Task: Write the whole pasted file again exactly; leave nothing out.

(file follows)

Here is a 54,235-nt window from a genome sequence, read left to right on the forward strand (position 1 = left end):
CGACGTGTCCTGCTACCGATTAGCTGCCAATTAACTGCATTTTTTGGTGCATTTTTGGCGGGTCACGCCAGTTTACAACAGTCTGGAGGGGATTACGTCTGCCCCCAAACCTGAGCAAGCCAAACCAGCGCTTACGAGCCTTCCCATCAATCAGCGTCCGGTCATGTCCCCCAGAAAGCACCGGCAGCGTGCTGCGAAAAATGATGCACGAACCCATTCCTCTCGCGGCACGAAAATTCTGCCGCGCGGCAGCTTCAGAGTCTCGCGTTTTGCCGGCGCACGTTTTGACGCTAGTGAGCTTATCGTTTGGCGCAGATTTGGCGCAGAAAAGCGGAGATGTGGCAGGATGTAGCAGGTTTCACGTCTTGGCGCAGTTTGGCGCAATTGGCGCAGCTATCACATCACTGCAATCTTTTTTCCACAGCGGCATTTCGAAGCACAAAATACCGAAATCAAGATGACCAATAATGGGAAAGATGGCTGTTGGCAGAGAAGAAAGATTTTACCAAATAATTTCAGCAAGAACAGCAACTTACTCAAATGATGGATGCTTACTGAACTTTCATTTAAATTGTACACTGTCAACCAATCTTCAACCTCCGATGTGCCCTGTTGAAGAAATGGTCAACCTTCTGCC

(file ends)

Here is a 54,235-nt window from a genome sequence, read left to right on the forward strand (position 1 = left end):
CGACGTGTCCTGCTACCGATTAGCTGCCAATTAACTGCATTTTTTGGTGCATTTTTGGCGGGTCACGCCAGTTTACAACAGTCTGGAGGGGATTACGTCTGCCCCCAAACCTGAGCAAGCCAAACCAGCGCTTACGAGCCTTCCCATCAATCAGCGTCCGGTCATGTCCCCCAGAAAGCACCGGCAGCGTGCTGCGAAAAATGATGCACGAACCCATTCCTCTCGCGGCACGAAAATTCTGCCGCGCGGCAGCTTCAGAGTCTCGCGTTTTGCCGGCGCACGTTTTGACGCTAGTGAGCTTATCGTTTGGCGCAGATTTGGCGCAGAAAAGCGGAGATGTGGCAGGATGTAGCAGGTTTCACGTCTTGGCGCAGTTTGGCGCAATTGGCGCAGCTATCACATCACTGCAATCTTTTTTCCACAGCGGCATTTCGAAGCACAAAATACCGAAATCAAGATGACCAATAATGGGAAAGATGGCTGTTGGCAGAGAAGAAAGATTTTACCAAATAATTTCAGCAAGAACAGCAACTTACTCAAATGATGGATGCTTACTGAACTTTCATTTAAATTGTACACTGTCAACCAATCTTCAACCTCCGATGTGCCCTGTTGAAGAAATGGTCAACCTTCTGCC